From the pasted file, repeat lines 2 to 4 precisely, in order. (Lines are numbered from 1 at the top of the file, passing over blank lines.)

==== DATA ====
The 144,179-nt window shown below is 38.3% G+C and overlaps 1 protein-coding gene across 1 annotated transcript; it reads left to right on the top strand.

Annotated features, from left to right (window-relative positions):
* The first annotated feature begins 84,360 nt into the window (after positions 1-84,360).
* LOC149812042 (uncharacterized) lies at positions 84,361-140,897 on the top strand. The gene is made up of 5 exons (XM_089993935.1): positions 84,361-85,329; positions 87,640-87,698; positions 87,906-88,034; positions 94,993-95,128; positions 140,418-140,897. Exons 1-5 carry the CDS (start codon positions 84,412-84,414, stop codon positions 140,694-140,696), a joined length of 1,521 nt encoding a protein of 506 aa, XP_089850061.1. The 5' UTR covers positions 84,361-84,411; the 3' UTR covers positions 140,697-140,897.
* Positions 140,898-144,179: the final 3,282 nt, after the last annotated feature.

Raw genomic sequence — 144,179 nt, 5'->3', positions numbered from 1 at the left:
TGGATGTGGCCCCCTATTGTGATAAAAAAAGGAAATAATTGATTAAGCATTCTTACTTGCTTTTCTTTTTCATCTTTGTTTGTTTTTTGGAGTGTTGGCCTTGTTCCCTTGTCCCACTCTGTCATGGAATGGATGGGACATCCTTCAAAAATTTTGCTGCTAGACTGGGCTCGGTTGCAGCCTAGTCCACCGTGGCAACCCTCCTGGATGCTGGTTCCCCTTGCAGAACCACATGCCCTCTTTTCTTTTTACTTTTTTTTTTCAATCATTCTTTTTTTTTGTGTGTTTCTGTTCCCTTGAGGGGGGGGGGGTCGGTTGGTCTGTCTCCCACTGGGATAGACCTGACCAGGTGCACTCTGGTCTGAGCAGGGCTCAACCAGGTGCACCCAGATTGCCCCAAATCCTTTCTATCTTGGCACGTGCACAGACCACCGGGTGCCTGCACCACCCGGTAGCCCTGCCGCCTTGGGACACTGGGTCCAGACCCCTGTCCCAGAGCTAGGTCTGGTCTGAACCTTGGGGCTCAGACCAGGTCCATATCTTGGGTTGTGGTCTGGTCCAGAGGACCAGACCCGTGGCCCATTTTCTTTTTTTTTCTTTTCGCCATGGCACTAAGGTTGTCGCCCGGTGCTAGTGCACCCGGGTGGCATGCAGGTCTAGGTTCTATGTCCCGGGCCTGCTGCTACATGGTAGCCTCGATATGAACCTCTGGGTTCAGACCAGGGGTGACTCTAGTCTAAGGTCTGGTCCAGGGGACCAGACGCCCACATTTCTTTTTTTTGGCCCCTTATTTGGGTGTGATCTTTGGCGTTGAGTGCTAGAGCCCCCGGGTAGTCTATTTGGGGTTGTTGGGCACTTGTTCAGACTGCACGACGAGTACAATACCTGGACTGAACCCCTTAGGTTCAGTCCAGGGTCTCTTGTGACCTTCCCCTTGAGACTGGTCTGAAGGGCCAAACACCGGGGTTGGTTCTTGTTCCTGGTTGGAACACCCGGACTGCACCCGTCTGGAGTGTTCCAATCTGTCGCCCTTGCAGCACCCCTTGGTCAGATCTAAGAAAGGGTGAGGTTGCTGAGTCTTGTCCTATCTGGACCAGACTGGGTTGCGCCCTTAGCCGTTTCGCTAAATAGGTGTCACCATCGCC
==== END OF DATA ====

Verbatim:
Annotated features, from left to right (window-relative positions):
* The first annotated feature begins 84,360 nt into the window (after positions 1-84,360).
* LOC149812042 (uncharacterized) lies at positions 84,361-140,897 on the top strand. The gene is made up of 5 exons (XM_089993935.1): positions 84,361-85,329; positions 87,640-87,698; positions 87,906-88,034; positions 94,993-95,128; positions 140,418-140,897. Exons 1-5 carry the CDS (start codon positions 84,412-84,414, stop codon positions 140,694-140,696), a joined length of 1,521 nt encoding a protein of 506 aa, XP_089850061.1. The 5' UTR covers positions 84,361-84,411; the 3' UTR covers positions 140,697-140,897.